My Dad's Diagnosis Highlighted the Importance of the Grandparent-Kid Connection

The loss of his father taught one dad the importance of making memories while you still can—a lesson he passed along to his own son.

Grandfather with grandson having fun while relaxing on a picnic
Photo: Getty | Mixetto

My dad passed away about a year ago. He had idiopathic pulmonary fibrosis, a fatal and incurable lung disease. Newly developed IPF medication was able to extend my dad's time from diagnosis to death for about three years, and he dealt with the whole ordeal with his textbook dry, Irish sense of humor. It meant he had ample time to say his goodbyes, get his affairs in order, and drop plenty of his wisdom bombs on us.

This temporary reprieve was a blessing in some ways.

When I heard the news, I knew it was essential for my teenage son Sutter to spend more quality time with his "Big Grandpa." His two older sisters were busy starting a career and finishing college in faraway parts of the country, but I was determined to make sure grandson and grandpa found time together.

I knew my son would never forget the time he spent with his grandfather. I still haven't forgotten mine.

I never knew my maternal grandparents or my dad's mom, but I did know my Grandpa Willie. With six brothers in a busy house, I never got to spend much quality time with my dad's dad when he visited us in California, but to this day I remember him and his thick, Irish brogue fondly.

He was a retired New York City cop, and I remember the time he taught me that the "hand was quicker than the eye" as he disarmed me of my squirt gun faster than I could pull it away. I recall the spaghetti and meatballs he made for me and being utterly puzzled by the three massive meatballs—each bigger than a baseball. I vividly remember watching him playing "Danny Boy" on his accordion, his blue eyes tearing up. Despite the fact that these fleeting experiences were few in number, they've stuck with me. I feel lucky to have them tucked away.

It's my hunch young kids don't remember all the birthday parties, holiday celebrations, and big family barbecues—those become foggy with time. It's the one-on-one moments, playing or palling around with a grandparent, finding those special little connections, those are what make the long-lasting memories that endure a lifetime.

My newest picture book, The Treasure Box, illustrated by the amazing Rahele Jomepour Bell, was inspired by watching my kids with their grandparents. This sweet-but-sad book crystalizes this notion about the importance of connecting with grandparents one-on-one. I'm so proud of this book, and not just because it's my most personal and heartfelt, but because it celebrates how those quiet times together—even reading books together!—really matter, and it's on all of us to make sure they happen.

My father-in-law Bob passed away five years ago from cancer. But when my kids were young, they had ample time to putter around one-on-one with their Pa because he and Grandma lived only three blocks away. Whether it was making homemade bread, reading books together, or "helping" Pa change the oil in the car, these special times will remain tucked away in their hearts for a lifetime, a cherished connection to those who came first.

It's hard to know what kids will remember when they reach adulthood, but since my wife and I only had fleeting contact with our grandparents, we probably recognize the importance of this connection with grandparents more than some do. Whether it's just a ride-along to the hardware store, a walk along the shore, or a lesson in how to play poker and the value of strategic bluffing, any of these little moments can become that cherished memory that provides comfort and solace for decades.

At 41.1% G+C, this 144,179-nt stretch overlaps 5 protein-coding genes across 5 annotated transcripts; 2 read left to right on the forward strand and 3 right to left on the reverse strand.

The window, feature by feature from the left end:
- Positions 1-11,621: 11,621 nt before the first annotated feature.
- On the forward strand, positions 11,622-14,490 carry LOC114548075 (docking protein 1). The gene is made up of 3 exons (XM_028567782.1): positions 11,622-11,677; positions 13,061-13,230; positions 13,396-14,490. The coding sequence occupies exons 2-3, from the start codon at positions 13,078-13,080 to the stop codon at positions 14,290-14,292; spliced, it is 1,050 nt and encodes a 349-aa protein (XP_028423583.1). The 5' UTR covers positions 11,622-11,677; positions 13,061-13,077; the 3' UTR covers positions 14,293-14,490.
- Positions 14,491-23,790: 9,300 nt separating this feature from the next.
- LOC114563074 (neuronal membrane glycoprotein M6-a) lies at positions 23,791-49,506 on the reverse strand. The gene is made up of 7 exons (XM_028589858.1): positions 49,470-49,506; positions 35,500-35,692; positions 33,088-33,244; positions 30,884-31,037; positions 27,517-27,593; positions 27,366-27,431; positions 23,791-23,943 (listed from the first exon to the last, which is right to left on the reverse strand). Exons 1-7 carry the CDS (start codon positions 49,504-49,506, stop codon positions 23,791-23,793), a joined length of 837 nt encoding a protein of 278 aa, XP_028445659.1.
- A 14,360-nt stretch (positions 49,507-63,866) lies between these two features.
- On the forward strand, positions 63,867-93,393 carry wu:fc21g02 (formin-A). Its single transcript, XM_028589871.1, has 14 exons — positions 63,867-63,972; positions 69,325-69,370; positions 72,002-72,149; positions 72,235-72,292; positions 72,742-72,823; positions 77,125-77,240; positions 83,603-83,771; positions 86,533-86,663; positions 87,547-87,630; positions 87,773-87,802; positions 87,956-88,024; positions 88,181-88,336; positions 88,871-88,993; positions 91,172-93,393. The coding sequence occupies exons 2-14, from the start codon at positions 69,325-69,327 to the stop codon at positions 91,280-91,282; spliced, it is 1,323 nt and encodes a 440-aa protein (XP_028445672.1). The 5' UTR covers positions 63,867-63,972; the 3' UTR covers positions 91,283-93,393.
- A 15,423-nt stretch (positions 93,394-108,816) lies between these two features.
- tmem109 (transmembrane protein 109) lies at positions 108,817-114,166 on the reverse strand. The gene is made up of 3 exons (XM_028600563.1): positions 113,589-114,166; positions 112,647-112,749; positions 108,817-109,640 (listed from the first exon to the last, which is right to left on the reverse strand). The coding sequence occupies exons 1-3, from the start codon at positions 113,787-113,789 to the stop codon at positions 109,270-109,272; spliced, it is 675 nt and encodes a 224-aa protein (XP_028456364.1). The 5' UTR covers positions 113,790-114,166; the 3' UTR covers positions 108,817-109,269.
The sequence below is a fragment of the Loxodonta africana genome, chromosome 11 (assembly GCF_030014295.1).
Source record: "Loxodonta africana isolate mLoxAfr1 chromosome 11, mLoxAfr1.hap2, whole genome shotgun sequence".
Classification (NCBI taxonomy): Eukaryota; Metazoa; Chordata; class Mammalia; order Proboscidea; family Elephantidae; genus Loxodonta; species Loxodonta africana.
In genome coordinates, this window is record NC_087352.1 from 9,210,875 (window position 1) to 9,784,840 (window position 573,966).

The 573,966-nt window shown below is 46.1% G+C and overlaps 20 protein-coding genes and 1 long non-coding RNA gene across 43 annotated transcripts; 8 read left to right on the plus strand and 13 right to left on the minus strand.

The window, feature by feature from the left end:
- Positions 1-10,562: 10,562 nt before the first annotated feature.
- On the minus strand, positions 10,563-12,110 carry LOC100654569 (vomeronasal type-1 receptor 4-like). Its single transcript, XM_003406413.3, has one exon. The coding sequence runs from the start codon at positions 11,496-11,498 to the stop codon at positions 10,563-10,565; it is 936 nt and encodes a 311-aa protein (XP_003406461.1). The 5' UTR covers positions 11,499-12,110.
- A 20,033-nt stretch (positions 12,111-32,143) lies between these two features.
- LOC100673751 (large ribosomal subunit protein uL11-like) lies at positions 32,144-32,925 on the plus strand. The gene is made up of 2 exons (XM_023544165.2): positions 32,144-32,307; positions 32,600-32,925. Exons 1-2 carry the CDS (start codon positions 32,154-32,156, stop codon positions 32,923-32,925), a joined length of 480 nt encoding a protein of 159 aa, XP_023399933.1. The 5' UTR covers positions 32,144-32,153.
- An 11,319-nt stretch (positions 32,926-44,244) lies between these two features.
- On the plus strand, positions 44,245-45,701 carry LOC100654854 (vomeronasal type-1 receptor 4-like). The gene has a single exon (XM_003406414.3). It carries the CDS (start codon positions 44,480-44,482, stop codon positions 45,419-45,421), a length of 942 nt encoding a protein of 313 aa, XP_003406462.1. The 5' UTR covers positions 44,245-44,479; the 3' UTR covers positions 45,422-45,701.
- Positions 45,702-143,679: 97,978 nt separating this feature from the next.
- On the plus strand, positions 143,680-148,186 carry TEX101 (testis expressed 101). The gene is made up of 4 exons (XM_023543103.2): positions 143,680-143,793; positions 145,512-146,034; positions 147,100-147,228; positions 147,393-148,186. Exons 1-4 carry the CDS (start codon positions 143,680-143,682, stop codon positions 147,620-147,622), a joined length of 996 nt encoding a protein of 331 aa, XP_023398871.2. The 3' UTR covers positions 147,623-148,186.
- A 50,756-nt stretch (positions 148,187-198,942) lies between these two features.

I have a pretty good recall of things from a young age, although I have difficulty remembering what I did just last week. Those long-term memories are different. They make us who we are. They connect us to where we came from. They give us an invaluable sense of belonging. And if they involve a grandparent, that makes these times all the more precious.

Since he got out of school at noon on Fridays, my wife and I made sure our son Sutter spent Friday afternoons at Grammy and Big Grandpa's house. If I couldn't get out of work to drive him over, I'd order him an Uber, which my parents always thought was a little extravagant. But I knew it was well worth the investment. The Friday afternoons spent hanging out with his grandpa in the backyard discussing what he was learning in school, politics, and current events were something he would remember for the rest of his life, long after his grandpa had passed.

These backyard bull sessions became so regular, that if my son missed a Friday afternoon, my dad would call and complain, saying he was disappointed he didn't get to chew the fat with his brilliant grandson.

My wife Christine and I had often discussed what a blessing it was for our three children to grow up knowing their grandparents and what a gift it was to have all four of them living nearby. That isn't the case for everyone, and it certainly wasn't for us growing up, so we always made sure to be grateful for it and make the most of it.

I am certain these memories of their grandfathers will remain with our kids for a lifetime. And more importantly, Grandma and Grammy are still alive and well, ready to hang out, to chat about the good ol' days, and to putter around with. Now the first thing we tell our adult kids when they come into town is, "Go see your Grandma and Grammy."

My wife and I are acutely aware that the opportunity will someday no longer be available, perhaps more so than children ever can, so we should never take that chance to connect for granted.

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